Should path walkers keep to the right?

Lyn's common sense bikepath use suggestion needs your comments. More than 60 visitors have now blogged us with their views, most supporting her concept.

Lyn from Doncaster writes:
I am attempting a change in approach and create more simple and sensible shared bike/pedestrian pat
h rules.


When I was a youngster and we often walked along roads without footpaths, we were always taught to walk on the right hand side facing the traffic. In fact, Australian Road Rules still recommend this.

Why are shared paths different?

Surely it makes sense for pedestrians to be able to see approaching bicycles.
As an experiment, my partner and I recently went for a walk along a shared path that is fenced on both sides for short distances. This made it impossible to step aside to make room for bikes. By walking on the right hand side, we had clear warning of approaching bikes and could lean as close to the fence as possible to make way.
The cyclists were also aware that we could see them. In itself a good thing. I might add that we are both cyclists, too.
To have everyone travel on the left, so that a bike approaching is behind and out of sight, doesn't make sense. To have walkers to the right, with clear vision of bikes approaching does. Eye contact between cyclists and walkers would be a positive thing.
I would like to advocate a change of rules, which would also require signage to be changed, and an education program started immediately, to get bikes to the left and pedestrians to the right.
It just makes sense and I'm approaching anyone who may have influence.

BikePaths Guide would like to take this suggestion to VicRoads, Bicycle Victoria and Parks Victoria, but first we need your comments?

Do you support or oppose Lyn's suggestion? Tell us why?


Your comments

Cycling Charles


Lyn's suggestion is worth further debate (I agree with her).

Is there any where else in the world that has this walk to the right rule for their paths?

And I feel at night that walkers (and their dogs) should carry/wear a light for safety now that so many cyclists are using the paths in darkness.
Charles from Chadstone 

Monday, 20/07/09, at 10:38 AM    

Alex Hallatt

Yep, this makes sense to me - is that the path between Brighton and Elwood? (editors note: Yes it is)
I cycle along this a lot and hate surprising walkers. Sometimes a bell is seen as being aggressive.

As for the dark, you are never going to persuade walkers to carry lights. It actually removes a lot of the fun of walking in the dark and adjusting to the low light so you can see more. The best thing on shared paths is for cyclists to go slower in the dark.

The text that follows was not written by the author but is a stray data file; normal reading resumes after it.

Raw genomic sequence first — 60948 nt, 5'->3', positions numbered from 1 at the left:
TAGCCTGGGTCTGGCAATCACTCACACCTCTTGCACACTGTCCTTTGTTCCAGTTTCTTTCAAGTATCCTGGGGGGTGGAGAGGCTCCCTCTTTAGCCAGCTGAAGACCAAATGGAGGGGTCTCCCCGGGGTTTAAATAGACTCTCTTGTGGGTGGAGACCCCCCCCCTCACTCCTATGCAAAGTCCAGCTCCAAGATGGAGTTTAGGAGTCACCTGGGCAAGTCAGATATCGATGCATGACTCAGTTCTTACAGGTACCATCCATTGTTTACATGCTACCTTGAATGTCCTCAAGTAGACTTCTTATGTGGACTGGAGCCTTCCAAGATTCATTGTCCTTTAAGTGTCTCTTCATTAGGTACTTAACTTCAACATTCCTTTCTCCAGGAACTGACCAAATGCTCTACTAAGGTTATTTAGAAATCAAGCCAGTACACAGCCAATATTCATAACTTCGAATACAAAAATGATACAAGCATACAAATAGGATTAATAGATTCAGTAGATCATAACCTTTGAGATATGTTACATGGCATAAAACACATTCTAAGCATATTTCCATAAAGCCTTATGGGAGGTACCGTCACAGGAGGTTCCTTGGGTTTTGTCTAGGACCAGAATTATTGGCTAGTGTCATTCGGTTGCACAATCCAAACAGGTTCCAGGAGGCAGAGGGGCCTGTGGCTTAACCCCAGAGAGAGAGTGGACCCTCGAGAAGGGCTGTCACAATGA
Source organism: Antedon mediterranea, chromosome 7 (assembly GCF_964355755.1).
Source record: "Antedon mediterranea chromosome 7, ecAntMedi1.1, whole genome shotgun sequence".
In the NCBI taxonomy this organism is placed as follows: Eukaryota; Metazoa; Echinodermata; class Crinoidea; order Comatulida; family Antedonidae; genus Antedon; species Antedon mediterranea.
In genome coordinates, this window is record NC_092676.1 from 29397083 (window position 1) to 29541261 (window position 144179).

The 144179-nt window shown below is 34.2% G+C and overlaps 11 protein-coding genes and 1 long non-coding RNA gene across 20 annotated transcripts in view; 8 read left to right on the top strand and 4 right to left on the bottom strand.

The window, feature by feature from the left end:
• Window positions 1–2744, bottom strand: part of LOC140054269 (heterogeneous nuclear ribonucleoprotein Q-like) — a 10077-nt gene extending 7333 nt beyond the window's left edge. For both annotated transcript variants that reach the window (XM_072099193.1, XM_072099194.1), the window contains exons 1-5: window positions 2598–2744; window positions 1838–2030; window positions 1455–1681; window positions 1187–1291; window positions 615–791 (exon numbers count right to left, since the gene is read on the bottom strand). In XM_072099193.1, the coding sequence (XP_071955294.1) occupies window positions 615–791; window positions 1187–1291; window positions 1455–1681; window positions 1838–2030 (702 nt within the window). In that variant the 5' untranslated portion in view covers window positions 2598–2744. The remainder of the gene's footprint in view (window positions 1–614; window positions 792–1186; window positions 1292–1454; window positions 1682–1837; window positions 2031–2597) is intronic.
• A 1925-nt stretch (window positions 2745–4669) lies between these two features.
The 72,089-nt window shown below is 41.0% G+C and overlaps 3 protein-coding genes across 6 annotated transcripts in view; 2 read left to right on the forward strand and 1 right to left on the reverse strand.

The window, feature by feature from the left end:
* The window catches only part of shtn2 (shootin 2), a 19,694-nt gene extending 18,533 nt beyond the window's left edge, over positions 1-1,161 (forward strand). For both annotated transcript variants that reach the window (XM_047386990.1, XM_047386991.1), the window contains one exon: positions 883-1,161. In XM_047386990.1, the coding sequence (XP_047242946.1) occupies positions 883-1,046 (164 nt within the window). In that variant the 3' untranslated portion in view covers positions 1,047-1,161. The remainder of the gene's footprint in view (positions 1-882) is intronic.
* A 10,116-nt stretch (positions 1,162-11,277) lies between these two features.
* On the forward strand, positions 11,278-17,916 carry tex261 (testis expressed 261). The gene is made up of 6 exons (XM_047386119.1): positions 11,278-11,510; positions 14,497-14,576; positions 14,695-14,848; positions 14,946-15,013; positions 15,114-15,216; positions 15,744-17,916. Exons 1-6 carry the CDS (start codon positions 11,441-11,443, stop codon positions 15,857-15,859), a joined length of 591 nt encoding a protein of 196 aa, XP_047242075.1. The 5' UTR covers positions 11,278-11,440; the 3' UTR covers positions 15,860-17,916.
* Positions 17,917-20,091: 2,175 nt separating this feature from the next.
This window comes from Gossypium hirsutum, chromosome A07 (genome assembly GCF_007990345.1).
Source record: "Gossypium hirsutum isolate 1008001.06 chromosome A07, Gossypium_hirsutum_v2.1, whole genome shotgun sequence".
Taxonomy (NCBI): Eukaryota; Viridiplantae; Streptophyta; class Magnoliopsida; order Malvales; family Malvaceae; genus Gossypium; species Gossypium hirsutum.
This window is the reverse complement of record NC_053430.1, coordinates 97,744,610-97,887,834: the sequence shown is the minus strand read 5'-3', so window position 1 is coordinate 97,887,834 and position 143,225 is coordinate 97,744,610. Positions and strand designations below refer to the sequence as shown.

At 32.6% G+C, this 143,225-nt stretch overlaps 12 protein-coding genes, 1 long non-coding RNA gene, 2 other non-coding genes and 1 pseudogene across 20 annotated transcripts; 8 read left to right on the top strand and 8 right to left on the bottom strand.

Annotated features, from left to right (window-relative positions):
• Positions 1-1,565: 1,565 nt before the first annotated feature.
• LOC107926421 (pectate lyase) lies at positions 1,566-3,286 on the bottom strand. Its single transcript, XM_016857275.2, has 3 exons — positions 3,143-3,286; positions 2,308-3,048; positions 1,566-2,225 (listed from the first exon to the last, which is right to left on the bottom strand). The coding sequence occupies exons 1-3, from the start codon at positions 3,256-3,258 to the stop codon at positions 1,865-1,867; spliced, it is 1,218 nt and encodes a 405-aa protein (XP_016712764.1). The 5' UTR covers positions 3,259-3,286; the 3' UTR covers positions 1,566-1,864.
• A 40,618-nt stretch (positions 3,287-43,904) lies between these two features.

Monday, 20/07/09, at 12:42 PM    


In my view, this is a fantastic idea.  

As a daily bike commuter along the Yarra, the mix of pedestrians and bikes is something that is becoming an increasing problem, particularly as bike riding is on the up. Pedestrians are typically the least cyclist aware in my experience and as a cyclist it takes particular vigilance and anticipation of their next actions.

If pedestrians were to walk along the other side of the path, that would be a fantastic idea.

In the dark, I agree with Alex, however good bike lights are a must.  I run a pair of Ayup high output LED's that I can see approaching pedestrians and other things from a long way off, however most garden variety bike lighting systems are woefully inadequate in providing the cyclist with any vision of the terrain and obstacles approaching. 

Another benifit of a high output LED light system is that cars and pedestrians can spot you in the daytime much more effectively, and almost every commute I notice a car or a person halt after noticing my headlamp.





Monday, 20/07/09, at 15:01 PM    

Bronwyn Withers

I agree with Lyn and further serious debate is a must!!  Yes it will be hard to implement the 'new' rule but definitely no harder then when Melbourne changed their right hand turn rules on the roads! If we can do it with cars then surely we can change this one with bikes and pedestrians.  It makes much more sense.

As a pedestrian there is nothing worse then having a fast bike creep up behind you and many do not use bells or even own them. Being able to make eye contact with someone is a much easier way to predict which direction they are going to go in and makes everyone more aware of their surroundings...isn't this what we want???!!!


Monday, 20/07/09, at 17:50 PM    


I've found with my standard "bell" that the new ones don't sound like the classic "bell" and aren't typically noticable.  Also, with a large many walkers have their ipods foing,  and there is skinny chance of hearing the "bell".

I fitted one of these about 6 months ago, and I can say that it works.  One of the most fantastic pieces of urban cycling kit one could own.  


The Horn



Monday, 20/07/09, at 20:15 PM    


Sounds like a great idea to me - time to adapt the rules to the increasing number of cyclists and pedestrians using shared pathways. Nothing worse than pointing out something as you're walking only to have a cyclist take your arm off!